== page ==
It used to be an axiom that an object cannot occupy two positions at the same time, but now, of course, one may argue that in cyberspace it is possible to do just that. Perhaps someday it will also be possible to occupy the same position at two different times. At the dinner table, there between your two brothers, with your father and mother at either end and your mother’s quietly hysterical twice-divorced sister seated next to you and plucking the corner off her paper napkin by increments, you will be both ten and seventeen. At ten you will eat your slice of ham with the slice of pineapple on top and your canned green beans and instant mashed potatoes and try to understand how there can be a God if he packs people off to hell like a Nazi routing trains to the Holocaust, and at seventeen you will have on pink pedal pushers and a sleeveless pink shirt with three-quarter sleeves that dips in at the waist, and you will feel so sexy, so ready for something to happen — without understanding that this is what you feel, that this is why you can hardly be bothered to eat and can’t wait to escape into your room and make a wish on the first star you see tonight from the dormer window that has a built-in bench in front of it. When you leave the table and enter your room, night will be nudging the window but not yet inside. Things happen when it is time for them to happen, you know. Or maybe not; maybe that is a sentimental notion, an instance of wishful thinking. But is there any other kind of thinking? How much really hard thinking, how much really cold logic, is there in this world? Maybe somewhere else there is a world where reason is never as soft as a bed, flat as a stale beer. Woozy as a woman who, to ease her back pain, has been washing down codeine all day with sips of the bad-tasting beer. The woman thinks she would get up if she could think of a good reason to, but damned if she can find a good reason. It would mean giving up being where she is, and who knows if where she would be would be better or worse. She could find herself in another world, and it might, I suppose, be a world unlike this one, where no taint of desire afflicts argumentation, where predication is not stained by untested assumption or hidden agenda. We will call this world Unflinching. On Unflinching winds reach hurricane speeds, and extremes of temperature occur with night and day. A green leaf is a rare example of moderation, a compromise between breath and poison, a pragmatic adaptation to circumstance. Unflinching is quite a world. People say it’s a place they would like to visit, but most of them concede that they wouldn’t want to live there.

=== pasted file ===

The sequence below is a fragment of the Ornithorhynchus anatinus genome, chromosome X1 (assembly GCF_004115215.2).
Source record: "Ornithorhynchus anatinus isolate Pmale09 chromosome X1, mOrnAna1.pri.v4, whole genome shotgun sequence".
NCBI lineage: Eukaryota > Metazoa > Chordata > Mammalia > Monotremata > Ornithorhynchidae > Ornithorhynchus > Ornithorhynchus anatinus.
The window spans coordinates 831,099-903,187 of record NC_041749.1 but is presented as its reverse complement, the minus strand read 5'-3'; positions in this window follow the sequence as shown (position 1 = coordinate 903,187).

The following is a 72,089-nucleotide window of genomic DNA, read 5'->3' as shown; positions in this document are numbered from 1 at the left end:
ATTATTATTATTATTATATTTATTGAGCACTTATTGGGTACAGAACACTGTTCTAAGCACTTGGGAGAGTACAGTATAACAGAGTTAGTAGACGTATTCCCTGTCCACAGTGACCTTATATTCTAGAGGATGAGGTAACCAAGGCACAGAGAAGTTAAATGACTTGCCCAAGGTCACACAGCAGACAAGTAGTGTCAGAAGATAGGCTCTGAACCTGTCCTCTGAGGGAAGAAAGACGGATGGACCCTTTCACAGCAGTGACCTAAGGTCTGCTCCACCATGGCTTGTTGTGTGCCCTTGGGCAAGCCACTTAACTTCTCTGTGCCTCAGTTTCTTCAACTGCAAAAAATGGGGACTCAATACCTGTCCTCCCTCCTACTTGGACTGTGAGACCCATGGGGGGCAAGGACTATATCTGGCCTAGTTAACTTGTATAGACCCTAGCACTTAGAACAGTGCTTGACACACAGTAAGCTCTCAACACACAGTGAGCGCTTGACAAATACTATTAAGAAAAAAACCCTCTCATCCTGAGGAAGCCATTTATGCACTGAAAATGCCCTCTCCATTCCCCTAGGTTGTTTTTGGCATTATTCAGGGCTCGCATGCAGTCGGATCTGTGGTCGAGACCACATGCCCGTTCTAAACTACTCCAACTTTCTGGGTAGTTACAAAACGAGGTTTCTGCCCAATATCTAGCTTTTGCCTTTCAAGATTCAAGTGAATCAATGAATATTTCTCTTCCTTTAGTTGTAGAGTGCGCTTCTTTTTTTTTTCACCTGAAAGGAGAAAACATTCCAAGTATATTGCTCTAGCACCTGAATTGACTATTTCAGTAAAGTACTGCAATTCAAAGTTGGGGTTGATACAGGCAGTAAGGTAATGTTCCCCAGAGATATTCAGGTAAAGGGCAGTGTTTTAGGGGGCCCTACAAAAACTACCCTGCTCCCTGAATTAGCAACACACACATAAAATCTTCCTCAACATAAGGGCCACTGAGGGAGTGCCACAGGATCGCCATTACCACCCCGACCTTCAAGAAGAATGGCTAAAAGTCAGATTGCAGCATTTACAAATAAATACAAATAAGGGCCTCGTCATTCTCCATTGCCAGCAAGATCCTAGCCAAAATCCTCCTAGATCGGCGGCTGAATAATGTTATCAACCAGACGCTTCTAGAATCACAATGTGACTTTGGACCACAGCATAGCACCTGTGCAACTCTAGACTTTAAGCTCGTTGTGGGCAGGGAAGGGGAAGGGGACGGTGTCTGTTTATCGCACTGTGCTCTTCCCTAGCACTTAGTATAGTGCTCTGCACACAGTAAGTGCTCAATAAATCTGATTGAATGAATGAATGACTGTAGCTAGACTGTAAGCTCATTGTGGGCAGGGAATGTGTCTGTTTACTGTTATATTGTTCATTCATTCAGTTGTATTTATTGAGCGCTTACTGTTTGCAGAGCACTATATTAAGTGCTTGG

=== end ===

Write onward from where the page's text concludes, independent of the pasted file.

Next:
Kelly Cherry’s most recent book is The Society of Friends (U of Missouri Pr, 1999), which won the Dictionary of Literary Biography Award for a Distinguished Volume of Short Stories.  She is currently Eminent Scholar at the Humanities Center at the University of Alabama, Huntsville, as well as Eudora Welty Professor Emerita of English and Evjue-Bascom Professor Emerita in the Humanities at the University of Wisconsin, Madison.